Photo: UNICC

Girls and Women Talking Tech – 100 Interviews – Over 20 from UNICC

As we move further into the information age, women and men need to be equally represented as shapers of our increasingly digital world. One way to inspire and empower girls and young women is to showcase success stories.

UNICC is proud to be working with ITU, the Office of the Secretary-General’s Envoy on Youth and EQUALS to present the Girls and Women Talking Tech series, which grew out of ITU’s Girls in ICT Day in 2018-2019 with conferences at Microsoft and Cornell Tech in New York and at UNOG in Geneva. UNICC is supporting with this effort SDG 5: Gender equality and women’s empowermentSDG 4: Quality Education as well as UNICC’s own gender parity initiatives.

For 2020, it wasn’t possible to have physical meetings anymore, so the group started to host dialogues online – and by now this has been a big success and radically transformed the scope of the initial project. UNICC continues to include more and more UNICC women in interviews, often with the assistance of Break Through Tech Winterns and Communications team interns. Across the inter-Agency team, the goal is to engage women in 196 countries!

Also a blog post marking the 100th interview milestone has been published at ITU News, where 200 girls and women in ICT share their stories on digital transformation, diversity and inclusion.

We could not be prouder of this community of over 200 women committed to supporting one another. Envisioning how many more minds have been inspired and growth opportunities have been triggered by the project is deeply gratifying and shows how digital initiatives and partnerships can make a tangible, positive difference in people’s lives.

Anastasia Bektimirova, Talking Tech team at ITU

UNICC women were able to share lessons they learned along the way, advice about careers in technology and stories that inspired and help many young girls. Check out our playlist that includes all the interviews UNICC women have participated in.

Despite the growing demand for information and communication technology (ICT) professionals, women still trail male counterparts in terms of pay, leadership roles, and representation in the digital sector. The World Economic Forum’s Global Gender Gap Report 2021 suggests that only 14 per cent of those working in cloud computing, 20 per cent of engineers, and 32 per cent of data and artificial intelligence professionals are women.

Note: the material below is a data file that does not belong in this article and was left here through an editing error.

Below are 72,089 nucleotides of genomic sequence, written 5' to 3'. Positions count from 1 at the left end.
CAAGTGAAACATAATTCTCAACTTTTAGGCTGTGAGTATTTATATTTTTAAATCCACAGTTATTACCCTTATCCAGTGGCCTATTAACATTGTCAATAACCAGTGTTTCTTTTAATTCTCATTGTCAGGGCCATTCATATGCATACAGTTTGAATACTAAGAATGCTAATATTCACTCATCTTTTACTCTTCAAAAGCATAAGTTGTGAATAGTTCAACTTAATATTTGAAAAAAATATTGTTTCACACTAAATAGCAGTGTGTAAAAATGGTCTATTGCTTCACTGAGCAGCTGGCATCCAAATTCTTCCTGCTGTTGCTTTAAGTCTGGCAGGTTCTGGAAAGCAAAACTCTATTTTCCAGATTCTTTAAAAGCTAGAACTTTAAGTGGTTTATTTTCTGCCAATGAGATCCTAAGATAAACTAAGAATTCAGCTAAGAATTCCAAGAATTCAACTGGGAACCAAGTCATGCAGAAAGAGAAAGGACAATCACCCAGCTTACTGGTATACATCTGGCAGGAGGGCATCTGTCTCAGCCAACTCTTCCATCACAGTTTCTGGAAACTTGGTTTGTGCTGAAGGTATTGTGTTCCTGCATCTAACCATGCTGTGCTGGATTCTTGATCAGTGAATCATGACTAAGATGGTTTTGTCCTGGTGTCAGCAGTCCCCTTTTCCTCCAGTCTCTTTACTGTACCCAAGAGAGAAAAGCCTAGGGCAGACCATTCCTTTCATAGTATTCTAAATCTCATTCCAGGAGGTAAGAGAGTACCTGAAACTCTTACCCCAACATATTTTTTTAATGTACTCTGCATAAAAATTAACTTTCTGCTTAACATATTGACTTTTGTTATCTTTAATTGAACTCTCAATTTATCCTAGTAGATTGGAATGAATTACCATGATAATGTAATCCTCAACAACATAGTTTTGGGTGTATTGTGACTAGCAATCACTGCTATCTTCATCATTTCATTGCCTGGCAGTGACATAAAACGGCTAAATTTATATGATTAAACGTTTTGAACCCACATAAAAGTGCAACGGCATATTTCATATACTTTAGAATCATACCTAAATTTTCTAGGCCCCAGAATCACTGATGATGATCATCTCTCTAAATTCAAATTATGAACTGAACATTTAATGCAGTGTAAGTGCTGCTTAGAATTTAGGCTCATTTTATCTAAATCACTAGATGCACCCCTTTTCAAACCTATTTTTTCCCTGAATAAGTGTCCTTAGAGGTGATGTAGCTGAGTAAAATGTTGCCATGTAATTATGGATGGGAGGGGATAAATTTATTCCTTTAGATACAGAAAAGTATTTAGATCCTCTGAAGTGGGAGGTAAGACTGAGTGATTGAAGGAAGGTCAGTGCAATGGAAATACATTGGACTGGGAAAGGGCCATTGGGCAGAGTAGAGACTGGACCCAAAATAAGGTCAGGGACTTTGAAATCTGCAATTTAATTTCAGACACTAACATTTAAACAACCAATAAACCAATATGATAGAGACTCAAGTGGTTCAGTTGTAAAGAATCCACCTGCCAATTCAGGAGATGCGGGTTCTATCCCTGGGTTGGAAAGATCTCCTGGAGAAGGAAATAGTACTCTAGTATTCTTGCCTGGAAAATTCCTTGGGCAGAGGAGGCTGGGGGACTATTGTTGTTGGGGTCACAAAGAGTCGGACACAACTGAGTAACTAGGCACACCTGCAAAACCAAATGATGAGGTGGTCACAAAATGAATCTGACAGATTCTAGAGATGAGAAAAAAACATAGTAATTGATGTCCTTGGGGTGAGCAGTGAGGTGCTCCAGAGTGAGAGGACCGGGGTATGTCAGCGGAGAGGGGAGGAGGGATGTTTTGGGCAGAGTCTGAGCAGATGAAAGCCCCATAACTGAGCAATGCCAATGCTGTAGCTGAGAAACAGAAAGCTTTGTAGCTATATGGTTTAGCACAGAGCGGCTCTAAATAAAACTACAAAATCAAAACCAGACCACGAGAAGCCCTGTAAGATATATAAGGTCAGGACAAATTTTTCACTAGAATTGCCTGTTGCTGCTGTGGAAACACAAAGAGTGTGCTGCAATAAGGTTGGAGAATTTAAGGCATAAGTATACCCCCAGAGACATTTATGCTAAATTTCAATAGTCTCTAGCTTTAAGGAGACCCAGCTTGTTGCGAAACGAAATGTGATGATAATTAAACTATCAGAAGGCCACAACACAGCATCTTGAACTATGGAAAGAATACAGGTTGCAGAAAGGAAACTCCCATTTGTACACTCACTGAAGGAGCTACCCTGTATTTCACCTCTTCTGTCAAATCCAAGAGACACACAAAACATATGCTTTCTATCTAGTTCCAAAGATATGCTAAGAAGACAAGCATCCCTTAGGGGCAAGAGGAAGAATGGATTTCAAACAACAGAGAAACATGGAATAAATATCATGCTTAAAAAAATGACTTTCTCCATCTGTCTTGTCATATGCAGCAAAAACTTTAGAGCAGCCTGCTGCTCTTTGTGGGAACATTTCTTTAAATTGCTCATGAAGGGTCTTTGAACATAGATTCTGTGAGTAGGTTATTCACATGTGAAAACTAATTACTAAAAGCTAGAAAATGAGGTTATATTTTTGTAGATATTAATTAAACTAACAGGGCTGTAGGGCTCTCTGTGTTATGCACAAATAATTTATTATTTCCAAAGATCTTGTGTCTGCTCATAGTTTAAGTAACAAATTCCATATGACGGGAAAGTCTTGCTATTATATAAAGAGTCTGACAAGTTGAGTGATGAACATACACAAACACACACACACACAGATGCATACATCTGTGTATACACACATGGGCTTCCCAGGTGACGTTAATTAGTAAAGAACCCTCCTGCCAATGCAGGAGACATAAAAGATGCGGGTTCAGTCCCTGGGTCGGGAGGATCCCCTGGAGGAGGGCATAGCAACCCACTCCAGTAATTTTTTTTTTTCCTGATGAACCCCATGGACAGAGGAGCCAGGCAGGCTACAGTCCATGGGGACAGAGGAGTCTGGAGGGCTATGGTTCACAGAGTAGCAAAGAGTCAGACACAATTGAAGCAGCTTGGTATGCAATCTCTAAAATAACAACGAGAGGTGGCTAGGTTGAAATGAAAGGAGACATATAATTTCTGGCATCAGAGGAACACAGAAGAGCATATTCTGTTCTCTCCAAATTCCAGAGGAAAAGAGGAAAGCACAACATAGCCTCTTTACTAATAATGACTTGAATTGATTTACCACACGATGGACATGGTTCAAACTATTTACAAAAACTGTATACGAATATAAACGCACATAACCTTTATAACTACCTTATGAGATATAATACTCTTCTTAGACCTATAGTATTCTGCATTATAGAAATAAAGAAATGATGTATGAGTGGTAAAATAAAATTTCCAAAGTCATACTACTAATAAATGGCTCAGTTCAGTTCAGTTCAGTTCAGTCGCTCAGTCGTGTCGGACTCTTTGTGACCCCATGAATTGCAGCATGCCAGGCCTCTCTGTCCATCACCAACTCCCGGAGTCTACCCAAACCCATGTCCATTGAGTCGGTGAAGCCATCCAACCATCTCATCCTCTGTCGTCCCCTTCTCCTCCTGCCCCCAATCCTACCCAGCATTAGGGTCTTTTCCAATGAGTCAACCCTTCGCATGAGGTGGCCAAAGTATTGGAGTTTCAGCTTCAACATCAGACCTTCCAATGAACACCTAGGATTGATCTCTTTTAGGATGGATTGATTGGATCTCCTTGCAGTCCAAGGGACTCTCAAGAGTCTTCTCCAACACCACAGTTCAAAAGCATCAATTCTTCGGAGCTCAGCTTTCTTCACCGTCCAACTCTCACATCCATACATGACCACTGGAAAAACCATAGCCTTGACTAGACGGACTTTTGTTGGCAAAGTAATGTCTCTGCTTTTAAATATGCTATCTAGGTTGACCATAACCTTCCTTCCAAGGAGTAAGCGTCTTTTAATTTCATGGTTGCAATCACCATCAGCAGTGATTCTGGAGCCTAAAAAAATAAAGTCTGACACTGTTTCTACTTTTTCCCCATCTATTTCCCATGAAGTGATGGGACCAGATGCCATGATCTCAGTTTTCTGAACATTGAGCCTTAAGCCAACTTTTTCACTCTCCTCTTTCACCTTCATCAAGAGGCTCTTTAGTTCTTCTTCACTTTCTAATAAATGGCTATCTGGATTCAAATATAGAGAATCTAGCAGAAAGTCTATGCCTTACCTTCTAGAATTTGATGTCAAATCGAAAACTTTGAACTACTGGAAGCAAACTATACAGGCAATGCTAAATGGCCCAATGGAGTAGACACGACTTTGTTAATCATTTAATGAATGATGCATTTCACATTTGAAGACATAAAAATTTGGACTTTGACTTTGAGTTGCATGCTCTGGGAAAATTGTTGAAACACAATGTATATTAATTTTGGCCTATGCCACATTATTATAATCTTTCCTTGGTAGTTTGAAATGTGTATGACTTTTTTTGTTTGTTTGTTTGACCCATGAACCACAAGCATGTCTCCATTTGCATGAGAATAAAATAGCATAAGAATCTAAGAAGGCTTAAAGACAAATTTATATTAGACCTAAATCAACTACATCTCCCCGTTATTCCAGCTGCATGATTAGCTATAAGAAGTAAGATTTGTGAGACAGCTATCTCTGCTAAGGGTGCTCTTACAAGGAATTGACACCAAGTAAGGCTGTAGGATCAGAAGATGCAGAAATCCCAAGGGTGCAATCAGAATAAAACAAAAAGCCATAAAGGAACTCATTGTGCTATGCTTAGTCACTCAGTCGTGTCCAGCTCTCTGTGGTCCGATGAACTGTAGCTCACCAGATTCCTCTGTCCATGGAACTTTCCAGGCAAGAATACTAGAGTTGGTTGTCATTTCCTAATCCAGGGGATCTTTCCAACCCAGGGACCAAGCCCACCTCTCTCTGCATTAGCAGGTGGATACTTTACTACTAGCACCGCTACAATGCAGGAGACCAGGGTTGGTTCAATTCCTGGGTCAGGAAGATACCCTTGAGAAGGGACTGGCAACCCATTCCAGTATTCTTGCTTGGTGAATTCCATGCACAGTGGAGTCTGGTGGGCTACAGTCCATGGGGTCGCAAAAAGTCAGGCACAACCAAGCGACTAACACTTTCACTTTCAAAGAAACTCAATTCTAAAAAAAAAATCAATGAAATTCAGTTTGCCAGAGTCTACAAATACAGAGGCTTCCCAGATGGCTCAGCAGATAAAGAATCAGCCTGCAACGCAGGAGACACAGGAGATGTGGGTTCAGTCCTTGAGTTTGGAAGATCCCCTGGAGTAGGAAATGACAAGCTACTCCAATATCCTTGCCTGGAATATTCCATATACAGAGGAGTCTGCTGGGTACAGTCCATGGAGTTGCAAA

These disparities are concerning, not least because technology-related careers arguably dominate today’s job market. Moreover, the underrepresentation of women means their voices are absent from decision-making when it comes to designing our digital society.

As we move further into the information age, women and men need to be equally represented as shapers of our increasingly digital world. One way to inspire and empower girls and young women is to showcase success stories. Of course we need men to be active supporters and collaborators of this direction and perspective.

The Talking Tech: Girls and Women in ICT interview series promotes girls and women in the sector. Today, there is nothing they cannot achieve in this fast-evolving field.

Participants range from experts in artificial Intelligence (AI) to electronic sports (esports), astronauts to leaders of UN Agencies, and ambassadors to corporate executives. In the interviews, women and girls from around the world share achievements and challenges, exchange advice and network with one another – all to inspire others with evidence that every girl can fulfil great potential in the ICT sector.

UN Women - UNICC Design Thinking Event
Photo: UN Women and UNICC

UN Women – UNICC Workshop for Safer Public Spaces

Incorporating the voices of women and girls in Guadalajara for innovative urban solutions

On 25 and 26 August, over 25 women from the city of Guadalajara and its metropolitan area, in Jalisco, Mexico, engaged in a design thinking exercise to ideate and prototype solutions to make their city safer for women and girls. This event followed up on the Safe Cities for Women Thinkathon organized in November of 2020 by UN Women and UNICC, an event that aspired to amplify women’s and girl’s voices and need for access to safe and inclusive public spaces during the pandemic and beyond, within the framework of the Safe Cities Programme.

The goal of the two-day design thinking workshop was to develop and test solution prototypes, taking the best of the ideas to create a viable product created by UNICC for use in the field.

UN Women recognises the importance of incorporating the voices of all women and girls in their diversity to not leave anyone behind, as well as generating multisectoral alliances through initiatives like this one. Now, we intend to make this innovative proposal into a reality so that it is replicable and scalable in order to guarantee that women and girls from Guadalajara and its metropolitan area can exercise their right to the city free from all forms of violence.

Andrea Cházaro, Coordinadora del Programa Ciudades Seguras en México